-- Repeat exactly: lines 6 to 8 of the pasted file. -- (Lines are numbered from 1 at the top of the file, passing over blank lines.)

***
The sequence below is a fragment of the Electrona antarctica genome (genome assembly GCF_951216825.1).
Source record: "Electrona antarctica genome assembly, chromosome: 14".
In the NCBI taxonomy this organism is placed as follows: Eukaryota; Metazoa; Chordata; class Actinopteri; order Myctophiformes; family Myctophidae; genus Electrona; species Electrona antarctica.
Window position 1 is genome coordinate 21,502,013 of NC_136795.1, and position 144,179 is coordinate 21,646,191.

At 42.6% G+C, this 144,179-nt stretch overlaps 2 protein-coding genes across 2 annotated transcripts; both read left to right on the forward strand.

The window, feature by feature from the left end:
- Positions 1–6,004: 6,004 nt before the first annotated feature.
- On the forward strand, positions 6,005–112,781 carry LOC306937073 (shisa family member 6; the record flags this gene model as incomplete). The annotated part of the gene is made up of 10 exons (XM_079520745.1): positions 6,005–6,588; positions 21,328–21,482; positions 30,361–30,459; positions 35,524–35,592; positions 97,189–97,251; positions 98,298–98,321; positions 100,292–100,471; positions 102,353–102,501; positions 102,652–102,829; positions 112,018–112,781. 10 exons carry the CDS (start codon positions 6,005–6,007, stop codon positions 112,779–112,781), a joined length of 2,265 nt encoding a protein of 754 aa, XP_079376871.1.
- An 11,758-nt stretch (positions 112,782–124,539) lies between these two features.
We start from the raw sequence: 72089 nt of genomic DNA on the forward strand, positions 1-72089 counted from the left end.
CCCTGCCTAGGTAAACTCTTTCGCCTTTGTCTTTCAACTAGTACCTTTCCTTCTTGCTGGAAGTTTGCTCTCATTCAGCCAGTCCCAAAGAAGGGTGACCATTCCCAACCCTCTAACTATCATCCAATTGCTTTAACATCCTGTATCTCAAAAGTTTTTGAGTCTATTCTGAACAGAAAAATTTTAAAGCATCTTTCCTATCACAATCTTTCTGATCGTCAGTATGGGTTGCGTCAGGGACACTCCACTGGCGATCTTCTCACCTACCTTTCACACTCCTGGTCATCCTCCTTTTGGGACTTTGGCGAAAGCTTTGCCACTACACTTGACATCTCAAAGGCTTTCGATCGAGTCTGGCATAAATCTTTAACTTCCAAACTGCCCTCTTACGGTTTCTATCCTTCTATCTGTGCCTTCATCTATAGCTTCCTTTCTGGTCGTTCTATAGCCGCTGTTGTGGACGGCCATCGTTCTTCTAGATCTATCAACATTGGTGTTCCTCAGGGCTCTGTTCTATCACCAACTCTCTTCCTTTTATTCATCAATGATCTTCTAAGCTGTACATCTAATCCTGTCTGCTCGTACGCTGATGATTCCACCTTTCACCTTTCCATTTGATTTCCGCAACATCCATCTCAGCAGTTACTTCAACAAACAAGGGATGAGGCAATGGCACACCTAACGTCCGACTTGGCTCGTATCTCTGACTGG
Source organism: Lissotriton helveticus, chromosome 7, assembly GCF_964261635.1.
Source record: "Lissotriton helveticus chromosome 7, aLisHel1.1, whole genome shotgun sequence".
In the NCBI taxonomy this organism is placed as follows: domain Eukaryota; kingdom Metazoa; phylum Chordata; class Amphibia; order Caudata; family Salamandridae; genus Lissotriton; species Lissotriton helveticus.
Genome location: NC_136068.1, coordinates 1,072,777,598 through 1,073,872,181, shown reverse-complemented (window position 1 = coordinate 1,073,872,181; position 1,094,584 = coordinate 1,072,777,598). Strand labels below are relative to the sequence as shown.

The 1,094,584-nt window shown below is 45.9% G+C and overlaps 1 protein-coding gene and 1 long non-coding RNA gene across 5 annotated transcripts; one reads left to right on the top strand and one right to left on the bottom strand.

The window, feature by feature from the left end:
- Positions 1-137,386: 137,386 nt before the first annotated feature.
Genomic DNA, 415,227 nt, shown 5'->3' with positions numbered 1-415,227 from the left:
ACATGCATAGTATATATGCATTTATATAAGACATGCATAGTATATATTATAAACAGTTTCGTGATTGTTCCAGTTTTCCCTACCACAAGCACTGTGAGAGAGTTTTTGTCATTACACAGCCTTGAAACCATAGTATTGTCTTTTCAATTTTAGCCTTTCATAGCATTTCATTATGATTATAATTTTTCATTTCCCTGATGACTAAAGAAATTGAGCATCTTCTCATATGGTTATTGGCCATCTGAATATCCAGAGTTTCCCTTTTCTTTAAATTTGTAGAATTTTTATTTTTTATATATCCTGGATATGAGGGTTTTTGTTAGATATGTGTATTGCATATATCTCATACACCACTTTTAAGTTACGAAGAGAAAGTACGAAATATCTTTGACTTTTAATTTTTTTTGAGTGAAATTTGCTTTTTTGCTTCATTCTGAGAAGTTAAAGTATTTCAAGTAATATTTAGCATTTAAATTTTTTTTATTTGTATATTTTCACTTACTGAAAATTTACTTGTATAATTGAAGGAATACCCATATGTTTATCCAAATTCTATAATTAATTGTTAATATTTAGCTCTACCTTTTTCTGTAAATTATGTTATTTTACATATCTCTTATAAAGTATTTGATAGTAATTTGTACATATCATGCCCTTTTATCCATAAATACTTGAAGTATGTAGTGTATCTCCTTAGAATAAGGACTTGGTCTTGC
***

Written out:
The window, feature by feature from the left end:
- Positions 1–6,004: 6,004 nt before the first annotated feature.
- On the forward strand, positions 6,005–112,781 carry LOC306937073 (shisa family member 6; the record flags this gene model as incomplete). The annotated part of the gene is made up of 10 exons (XM_079520745.1): positions 6,005–6,588; positions 21,328–21,482; positions 30,361–30,459; positions 35,524–35,592; positions 97,189–97,251; positions 98,298–98,321; positions 100,292–100,471; positions 102,353–102,501; positions 102,652–102,829; positions 112,018–112,781. 10 exons carry the CDS (start codon positions 6,005–6,007, stop codon positions 112,779–112,781), a joined length of 2,265 nt encoding a protein of 754 aa, XP_079376871.1.